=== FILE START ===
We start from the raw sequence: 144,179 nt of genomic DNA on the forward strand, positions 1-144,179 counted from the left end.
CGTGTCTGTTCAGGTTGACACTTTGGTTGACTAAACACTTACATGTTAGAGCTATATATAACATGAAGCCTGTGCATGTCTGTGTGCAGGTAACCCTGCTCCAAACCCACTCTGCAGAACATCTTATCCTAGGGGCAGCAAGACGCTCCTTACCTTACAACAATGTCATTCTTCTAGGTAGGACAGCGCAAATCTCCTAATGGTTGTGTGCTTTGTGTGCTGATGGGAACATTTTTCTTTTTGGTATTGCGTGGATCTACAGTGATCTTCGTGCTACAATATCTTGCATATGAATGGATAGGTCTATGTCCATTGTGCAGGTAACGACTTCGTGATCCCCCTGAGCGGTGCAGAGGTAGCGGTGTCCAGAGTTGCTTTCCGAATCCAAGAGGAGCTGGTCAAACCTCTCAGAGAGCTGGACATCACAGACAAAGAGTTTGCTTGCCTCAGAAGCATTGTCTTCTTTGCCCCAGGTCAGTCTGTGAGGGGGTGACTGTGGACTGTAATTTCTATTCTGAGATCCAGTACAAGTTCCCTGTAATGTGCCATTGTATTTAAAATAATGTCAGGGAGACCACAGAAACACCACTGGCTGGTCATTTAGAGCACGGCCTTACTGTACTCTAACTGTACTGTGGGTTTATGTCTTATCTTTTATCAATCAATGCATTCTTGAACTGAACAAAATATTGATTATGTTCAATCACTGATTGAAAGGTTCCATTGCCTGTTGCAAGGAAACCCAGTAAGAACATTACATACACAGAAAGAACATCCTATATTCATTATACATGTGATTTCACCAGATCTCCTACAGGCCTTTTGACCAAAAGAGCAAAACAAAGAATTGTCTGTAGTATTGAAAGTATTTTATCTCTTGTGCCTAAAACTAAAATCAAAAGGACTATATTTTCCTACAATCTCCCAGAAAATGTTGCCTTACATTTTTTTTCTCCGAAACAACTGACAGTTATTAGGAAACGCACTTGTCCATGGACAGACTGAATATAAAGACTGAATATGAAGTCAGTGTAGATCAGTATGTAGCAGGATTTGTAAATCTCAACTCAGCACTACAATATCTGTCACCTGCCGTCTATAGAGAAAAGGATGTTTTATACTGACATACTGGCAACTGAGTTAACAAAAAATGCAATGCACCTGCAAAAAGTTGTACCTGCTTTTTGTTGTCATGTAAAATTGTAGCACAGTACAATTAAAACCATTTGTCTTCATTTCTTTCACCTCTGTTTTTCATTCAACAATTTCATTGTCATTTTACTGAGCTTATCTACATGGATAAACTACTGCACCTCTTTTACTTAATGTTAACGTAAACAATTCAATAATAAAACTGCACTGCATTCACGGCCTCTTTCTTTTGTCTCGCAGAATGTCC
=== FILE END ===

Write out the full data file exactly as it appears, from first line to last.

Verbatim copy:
We start from the raw sequence: 144,179 nt of genomic DNA on the forward strand, positions 1-144,179 counted from the left end.
CGTGTCTGTTCAGGTTGACACTTTGGTTGACTAAACACTTACATGTTAGAGCTATATATAACATGAAGCCTGTGCATGTCTGTGTGCAGGTAACCCTGCTCCAAACCCACTCTGCAGAACATCTTATCCTAGGGGCAGCAAGACGCTCCTTACCTTACAACAATGTCATTCTTCTAGGTAGGACAGCGCAAATCTCCTAATGGTTGTGTGCTTTGTGTGCTGATGGGAACATTTTTCTTTTTGGTATTGCGTGGATCTACAGTGATCTTCGTGCTACAATATCTTGCATATGAATGGATAGGTCTATGTCCATTGTGCAGGTAACGACTTCGTGATCCCCCTGAGCGGTGCAGAGGTAGCGGTGTCCAGAGTTGCTTTCCGAATCCAAGAGGAGCTGGTCAAACCTCTCAGAGAGCTGGACATCACAGACAAAGAGTTTGCTTGCCTCAGAAGCATTGTCTTCTTTGCCCCAGGTCAGTCTGTGAGGGGGTGACTGTGGACTGTAATTTCTATTCTGAGATCCAGTACAAGTTCCCTGTAATGTGCCATTGTATTTAAAATAATGTCAGGGAGACCACAGAAACACCACTGGCTGGTCATTTAGAGCACGGCCTTACTGTACTCTAACTGTACTGTGGGTTTATGTCTTATCTTTTATCAATCAATGCATTCTTGAACTGAACAAAATATTGATTATGTTCAATCACTGATTGAAAGGTTCCATTGCCTGTTGCAAGGAAACCCAGTAAGAACATTACATACACAGAAAGAACATCCTATATTCATTATACATGTGATTTCACCAGATCTCCTACAGGCCTTTTGACCAAAAGAGCAAAACAAAGAATTGTCTGTAGTATTGAAAGTATTTTATCTCTTGTGCCTAAAACTAAAATCAAAAGGACTATATTTTCCTACAATCTCCCAGAAAATGTTGCCTTACATTTTTTTTCTCCGAAACAACTGACAGTTATTAGGAAACGCACTTGTCCATGGACAGACTGAATATAAAGACTGAATATGAAGTCAGTGTAGATCAGTATGTAGCAGGATTTGTAAATCTCAACTCAGCACTACAATATCTGTCACCTGCCGTCTATAGAGAAAAGGATGTTTTATACTGACATACTGGCAACTGAGTTAACAAAAAATGCAATGCACCTGCAAAAAGTTGTACCTGCTTTTTGTTGTCATGTAAAATTGTAGCACAGTACAATTAAAACCATTTGTCTTCATTTCTTTCACCTCTGTTTTTCATTCAACAATTTCATTGTCATTTTACTGAGCTTATCTACATGGATAAACTACTGCACCTCTTTTACTTAATGTTAACGTAAACAATTCAATAATAAAACTGCACTGCATTCACGGCCTCTTTCTTTTGTCTCGCAGAATGTCC